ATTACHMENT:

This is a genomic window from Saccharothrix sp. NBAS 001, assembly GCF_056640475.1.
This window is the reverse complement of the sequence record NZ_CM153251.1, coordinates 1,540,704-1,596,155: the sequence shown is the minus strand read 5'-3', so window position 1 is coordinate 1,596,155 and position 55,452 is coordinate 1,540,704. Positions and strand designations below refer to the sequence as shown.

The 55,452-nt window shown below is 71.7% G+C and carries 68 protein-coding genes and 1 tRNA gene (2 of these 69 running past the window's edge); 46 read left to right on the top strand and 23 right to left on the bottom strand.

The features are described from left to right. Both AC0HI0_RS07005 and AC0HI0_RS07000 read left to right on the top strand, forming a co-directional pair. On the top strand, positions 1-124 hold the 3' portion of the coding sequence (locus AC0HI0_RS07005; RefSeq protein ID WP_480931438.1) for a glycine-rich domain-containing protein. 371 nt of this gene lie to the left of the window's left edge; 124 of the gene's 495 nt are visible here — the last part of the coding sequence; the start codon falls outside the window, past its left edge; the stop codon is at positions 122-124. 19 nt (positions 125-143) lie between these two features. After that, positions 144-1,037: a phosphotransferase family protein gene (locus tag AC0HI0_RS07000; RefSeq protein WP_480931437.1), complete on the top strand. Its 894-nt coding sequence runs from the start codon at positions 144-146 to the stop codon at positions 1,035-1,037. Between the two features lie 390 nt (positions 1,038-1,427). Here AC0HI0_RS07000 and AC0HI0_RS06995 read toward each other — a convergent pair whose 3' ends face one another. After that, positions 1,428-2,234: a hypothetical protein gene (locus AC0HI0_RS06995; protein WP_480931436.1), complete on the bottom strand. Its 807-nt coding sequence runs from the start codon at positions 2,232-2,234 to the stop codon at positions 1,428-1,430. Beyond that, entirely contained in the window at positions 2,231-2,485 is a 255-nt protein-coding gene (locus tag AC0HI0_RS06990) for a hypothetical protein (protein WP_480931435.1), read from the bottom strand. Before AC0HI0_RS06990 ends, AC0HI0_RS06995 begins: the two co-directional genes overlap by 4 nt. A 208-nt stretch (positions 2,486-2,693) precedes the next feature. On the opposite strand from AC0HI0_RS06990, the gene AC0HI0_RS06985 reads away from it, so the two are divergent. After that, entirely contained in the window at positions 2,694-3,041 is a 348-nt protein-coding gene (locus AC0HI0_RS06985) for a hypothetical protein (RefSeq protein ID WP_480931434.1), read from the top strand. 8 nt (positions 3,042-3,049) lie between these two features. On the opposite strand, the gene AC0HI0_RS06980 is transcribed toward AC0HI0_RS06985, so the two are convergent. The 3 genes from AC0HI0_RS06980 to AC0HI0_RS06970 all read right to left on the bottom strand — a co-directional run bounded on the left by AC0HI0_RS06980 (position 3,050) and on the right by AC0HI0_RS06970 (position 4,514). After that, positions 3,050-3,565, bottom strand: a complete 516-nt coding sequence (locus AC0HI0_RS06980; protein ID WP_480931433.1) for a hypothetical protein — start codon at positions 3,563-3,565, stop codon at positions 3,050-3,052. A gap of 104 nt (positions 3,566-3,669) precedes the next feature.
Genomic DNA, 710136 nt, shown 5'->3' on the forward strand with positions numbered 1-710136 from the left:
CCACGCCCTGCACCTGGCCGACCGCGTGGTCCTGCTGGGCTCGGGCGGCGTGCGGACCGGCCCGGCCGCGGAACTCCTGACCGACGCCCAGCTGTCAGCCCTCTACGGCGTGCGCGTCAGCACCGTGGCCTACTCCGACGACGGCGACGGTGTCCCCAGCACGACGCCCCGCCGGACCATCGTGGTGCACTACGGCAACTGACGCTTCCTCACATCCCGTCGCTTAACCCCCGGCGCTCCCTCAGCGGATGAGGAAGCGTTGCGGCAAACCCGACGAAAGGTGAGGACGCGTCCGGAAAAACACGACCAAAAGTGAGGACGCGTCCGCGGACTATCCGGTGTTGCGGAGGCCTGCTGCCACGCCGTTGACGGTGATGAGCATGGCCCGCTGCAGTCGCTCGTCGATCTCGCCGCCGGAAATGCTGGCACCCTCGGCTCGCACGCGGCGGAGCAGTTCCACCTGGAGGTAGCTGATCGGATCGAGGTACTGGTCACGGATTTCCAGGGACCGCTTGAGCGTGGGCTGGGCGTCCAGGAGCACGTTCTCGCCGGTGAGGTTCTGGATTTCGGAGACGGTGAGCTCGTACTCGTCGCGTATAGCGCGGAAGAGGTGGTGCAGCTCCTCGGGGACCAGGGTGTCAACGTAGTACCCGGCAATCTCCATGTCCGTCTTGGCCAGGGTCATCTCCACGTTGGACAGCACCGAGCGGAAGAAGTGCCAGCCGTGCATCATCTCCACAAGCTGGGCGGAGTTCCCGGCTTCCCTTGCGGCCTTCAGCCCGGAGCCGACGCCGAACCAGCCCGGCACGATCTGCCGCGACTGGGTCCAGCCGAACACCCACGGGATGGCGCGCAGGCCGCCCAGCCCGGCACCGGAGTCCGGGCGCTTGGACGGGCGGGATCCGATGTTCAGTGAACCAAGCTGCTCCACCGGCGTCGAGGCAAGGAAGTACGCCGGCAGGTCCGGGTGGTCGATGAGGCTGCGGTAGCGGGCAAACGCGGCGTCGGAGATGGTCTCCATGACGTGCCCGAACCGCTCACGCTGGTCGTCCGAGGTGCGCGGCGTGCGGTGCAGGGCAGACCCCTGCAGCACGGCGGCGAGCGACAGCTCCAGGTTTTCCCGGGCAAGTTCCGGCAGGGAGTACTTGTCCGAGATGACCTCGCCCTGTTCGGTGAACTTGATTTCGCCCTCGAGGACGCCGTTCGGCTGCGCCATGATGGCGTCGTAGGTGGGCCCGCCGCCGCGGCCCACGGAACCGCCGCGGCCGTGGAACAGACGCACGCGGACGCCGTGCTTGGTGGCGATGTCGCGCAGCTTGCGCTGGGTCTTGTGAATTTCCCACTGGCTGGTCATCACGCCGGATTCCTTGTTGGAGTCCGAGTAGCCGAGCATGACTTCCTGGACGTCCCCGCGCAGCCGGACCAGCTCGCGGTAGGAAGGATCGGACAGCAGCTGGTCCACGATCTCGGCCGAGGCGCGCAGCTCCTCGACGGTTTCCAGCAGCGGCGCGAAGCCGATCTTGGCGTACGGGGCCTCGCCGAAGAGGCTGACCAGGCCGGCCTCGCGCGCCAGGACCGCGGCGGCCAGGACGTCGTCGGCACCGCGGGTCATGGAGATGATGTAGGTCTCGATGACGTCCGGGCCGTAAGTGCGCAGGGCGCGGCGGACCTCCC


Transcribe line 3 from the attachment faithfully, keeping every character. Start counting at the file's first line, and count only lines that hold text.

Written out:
The 55,452-nt window shown below is 71.7% G+C and carries 68 protein-coding genes and 1 tRNA gene (2 of these 69 running past the window's edge); 46 read left to right on the top strand and 23 right to left on the bottom strand.